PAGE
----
“I own three braais which is probably two too many,” says Grove du Toit, the headmaster of Princethorpe College, referring to the traditional South African barbecues he uses for cooking with friends and colleagues at weekends.
A devotee of outdoor cooking who moved to the UK from Pretoria, South Africa, in 2005, du Toit believes in the power of the braai to bring people together.
“It’s about that fellowship around a fire, having a conversation, having a good meal and just relaxing…allowing your soul to breathe,” he says.
And while the neighbours may have called the firebrigade more than once, it’s this spirit of togetherness and family that du Toit is keen to replicate at the 900-pupil Catholic day school in the heart of rural Warwickshire.
He does not want to be seen as a distant, authoritarian headmaster, as some school cultures require.
“You are appointed to a school where your personality works,” says du Toit, who was inspired to work in the UK after he visited on a trip with his school choir.
“I work very very hard to break down that barrier, working with people with open, transparent conversations.
“How can I be the head of a Catholic school whose ethos is ‘family’ if I’m the far removed god father sitting up there? That’s not the way it should be, I should be with my family, with my colleagues.”
“You are appointed to a school where your personality works.”
Despite this open-door, collaborative approach to leadership, du Toit is very aware that the buck now stops with him.
Princethorpe is his first headship after a two decades-long career that took him from the role of PSHE teacher at Vryburg High School in South Africa to the job of deputy warden at Forest School in East London.
So how has it felt making the leap to headship last year?
He says: “There was a real realisation that the responsibility now stops on my desk…the decisions come to you for that final sign off and that’s nerve wracking in one way but exciting in another.
“It’s moved a lot from daily firefighting to really thinking long game, strategic, where do we want to go with this as a school, what’s coming down the line? How do we take Princethorpe and provide an even better education to our pupils?”
He has also enjoyed more opportunity to be external facing, he says. “That’s been really good because it’s really forced me to think about the school.”
He adds that “rather selfishly” he enjoys the headmaster’s privilege of “being able to dip into everything suddenly”.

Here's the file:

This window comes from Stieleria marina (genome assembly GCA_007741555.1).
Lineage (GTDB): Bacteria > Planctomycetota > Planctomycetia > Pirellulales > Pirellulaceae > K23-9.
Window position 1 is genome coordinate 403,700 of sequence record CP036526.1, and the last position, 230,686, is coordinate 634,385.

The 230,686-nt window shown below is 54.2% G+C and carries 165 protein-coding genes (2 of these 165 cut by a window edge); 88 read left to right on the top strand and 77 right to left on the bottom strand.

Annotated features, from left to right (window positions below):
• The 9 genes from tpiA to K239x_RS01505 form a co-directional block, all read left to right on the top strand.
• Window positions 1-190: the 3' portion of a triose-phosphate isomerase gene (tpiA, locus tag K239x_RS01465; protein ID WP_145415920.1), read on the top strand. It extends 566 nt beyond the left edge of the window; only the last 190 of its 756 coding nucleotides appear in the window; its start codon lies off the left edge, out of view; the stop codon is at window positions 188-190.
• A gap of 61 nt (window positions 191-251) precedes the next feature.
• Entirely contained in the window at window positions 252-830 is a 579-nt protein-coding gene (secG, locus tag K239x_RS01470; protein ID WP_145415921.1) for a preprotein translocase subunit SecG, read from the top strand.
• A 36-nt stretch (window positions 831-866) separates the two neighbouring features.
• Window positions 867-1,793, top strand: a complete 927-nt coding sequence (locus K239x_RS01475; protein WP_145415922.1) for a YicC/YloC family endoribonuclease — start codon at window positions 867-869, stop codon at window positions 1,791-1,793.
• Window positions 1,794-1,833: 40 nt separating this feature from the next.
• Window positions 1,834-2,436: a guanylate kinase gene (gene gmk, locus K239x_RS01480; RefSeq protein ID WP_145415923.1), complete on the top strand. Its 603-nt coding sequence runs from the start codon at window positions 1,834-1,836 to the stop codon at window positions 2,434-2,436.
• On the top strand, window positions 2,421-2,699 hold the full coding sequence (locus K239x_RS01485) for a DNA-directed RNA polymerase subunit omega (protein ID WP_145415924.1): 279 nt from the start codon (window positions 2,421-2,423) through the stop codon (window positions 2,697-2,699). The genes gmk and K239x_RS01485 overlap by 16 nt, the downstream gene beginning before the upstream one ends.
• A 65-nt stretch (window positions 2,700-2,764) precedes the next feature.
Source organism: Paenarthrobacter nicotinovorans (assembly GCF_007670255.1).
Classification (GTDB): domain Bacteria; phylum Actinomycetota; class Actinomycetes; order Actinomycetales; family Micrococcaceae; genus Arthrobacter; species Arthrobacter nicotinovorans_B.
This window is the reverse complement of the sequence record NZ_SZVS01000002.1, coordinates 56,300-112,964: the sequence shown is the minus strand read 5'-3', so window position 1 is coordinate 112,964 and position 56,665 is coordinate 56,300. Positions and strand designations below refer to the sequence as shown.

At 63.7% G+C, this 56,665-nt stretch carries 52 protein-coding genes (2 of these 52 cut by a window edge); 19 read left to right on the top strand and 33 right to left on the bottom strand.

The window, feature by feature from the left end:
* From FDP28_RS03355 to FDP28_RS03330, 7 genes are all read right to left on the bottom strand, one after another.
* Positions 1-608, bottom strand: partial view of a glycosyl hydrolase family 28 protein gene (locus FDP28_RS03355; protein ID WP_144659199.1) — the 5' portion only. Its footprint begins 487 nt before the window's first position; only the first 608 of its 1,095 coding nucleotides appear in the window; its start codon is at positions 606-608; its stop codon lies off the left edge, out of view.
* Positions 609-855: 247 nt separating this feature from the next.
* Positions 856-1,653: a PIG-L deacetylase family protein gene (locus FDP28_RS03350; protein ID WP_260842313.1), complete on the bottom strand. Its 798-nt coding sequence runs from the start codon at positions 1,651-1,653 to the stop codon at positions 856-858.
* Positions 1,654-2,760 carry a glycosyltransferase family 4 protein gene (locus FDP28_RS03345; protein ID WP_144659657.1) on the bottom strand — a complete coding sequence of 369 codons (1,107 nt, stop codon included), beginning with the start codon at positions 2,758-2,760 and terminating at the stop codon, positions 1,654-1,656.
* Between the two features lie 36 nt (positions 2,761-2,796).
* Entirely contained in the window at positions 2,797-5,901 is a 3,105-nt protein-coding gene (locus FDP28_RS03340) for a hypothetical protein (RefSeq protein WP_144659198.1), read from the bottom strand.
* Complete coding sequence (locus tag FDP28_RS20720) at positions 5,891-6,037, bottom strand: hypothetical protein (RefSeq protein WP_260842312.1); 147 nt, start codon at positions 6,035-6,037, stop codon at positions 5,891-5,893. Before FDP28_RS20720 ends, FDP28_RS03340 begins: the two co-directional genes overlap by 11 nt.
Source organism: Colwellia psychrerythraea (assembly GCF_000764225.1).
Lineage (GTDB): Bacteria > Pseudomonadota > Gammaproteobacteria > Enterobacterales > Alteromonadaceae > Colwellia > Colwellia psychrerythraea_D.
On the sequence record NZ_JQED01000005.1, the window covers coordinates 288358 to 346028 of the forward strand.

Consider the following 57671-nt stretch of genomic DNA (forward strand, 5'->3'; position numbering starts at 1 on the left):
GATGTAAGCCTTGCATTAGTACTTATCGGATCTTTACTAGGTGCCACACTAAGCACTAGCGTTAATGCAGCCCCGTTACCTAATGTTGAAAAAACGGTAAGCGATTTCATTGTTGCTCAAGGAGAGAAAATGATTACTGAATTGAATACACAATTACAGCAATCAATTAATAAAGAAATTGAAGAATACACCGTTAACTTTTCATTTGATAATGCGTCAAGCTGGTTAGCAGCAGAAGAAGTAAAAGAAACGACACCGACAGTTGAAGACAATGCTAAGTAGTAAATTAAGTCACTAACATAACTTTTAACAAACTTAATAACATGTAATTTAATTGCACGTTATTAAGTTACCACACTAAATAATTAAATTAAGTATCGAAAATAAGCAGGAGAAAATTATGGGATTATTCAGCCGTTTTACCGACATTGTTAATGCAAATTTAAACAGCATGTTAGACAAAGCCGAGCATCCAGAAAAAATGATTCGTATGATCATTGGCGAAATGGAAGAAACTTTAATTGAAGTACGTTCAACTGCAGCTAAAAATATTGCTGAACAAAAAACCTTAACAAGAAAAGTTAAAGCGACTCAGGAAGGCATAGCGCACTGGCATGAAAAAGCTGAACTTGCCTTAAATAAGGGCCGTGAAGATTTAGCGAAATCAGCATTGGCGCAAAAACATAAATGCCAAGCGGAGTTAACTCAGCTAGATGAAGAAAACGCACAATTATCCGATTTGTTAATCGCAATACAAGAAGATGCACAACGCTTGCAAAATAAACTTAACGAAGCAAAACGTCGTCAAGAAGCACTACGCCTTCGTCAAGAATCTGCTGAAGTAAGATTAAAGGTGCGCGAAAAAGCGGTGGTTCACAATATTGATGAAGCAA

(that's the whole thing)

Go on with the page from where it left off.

“I have freedom to just go and watch that show, see that sport, you get to see absolutely everything, that’s incredible,” he says.
The positives of headship, he adds, “far far outweigh the negatives”.
It is very important for him to take his teams with him, too, and he believes in having a “reverse mentor” to tell him how decisions and policies are landing with staff.
He is keen for his SLT to challenge him, too. “Otherwise we will walk into a problem eyes open and no one says anything,” he says.
“We have sheep up the drive – it’s very different to the London day schools.”
Like most heads, when asked for the best things about his school, du Toit says “the young people”.
“They are what get you out of bed in the morning and make you skip into school. Staff are a close second. It’s a fantastic place to work.
“We are in a privileged position where we get this young person in Year 7 and we see this person leave us in Year 13 and you see the growth, you see the journey, you see their daily Everest that they have to climb.
“That’s different for every child and you equip them to get up that mountain, to get to the top to plant their flag and start their next Everest,” he says.
Indeed, du Toit has two daughters who this year will both be pupils at Princethorpe, making the school his literal as well as metaphorical family. His wife, Marike, works in financial services.
Beyond the pupils and staff he says one of Princethorpe’s greatest assets is its location: “There’s space, we are not as rushed as a London day school. We have sheep up the drive, we had two hundred horses on site taking part in a two-day event we hosted. It’s very different to the London day schools I was used to.”
The rural setting is also perhaps perfect for the most serious weekend business of all: lighting up the braai.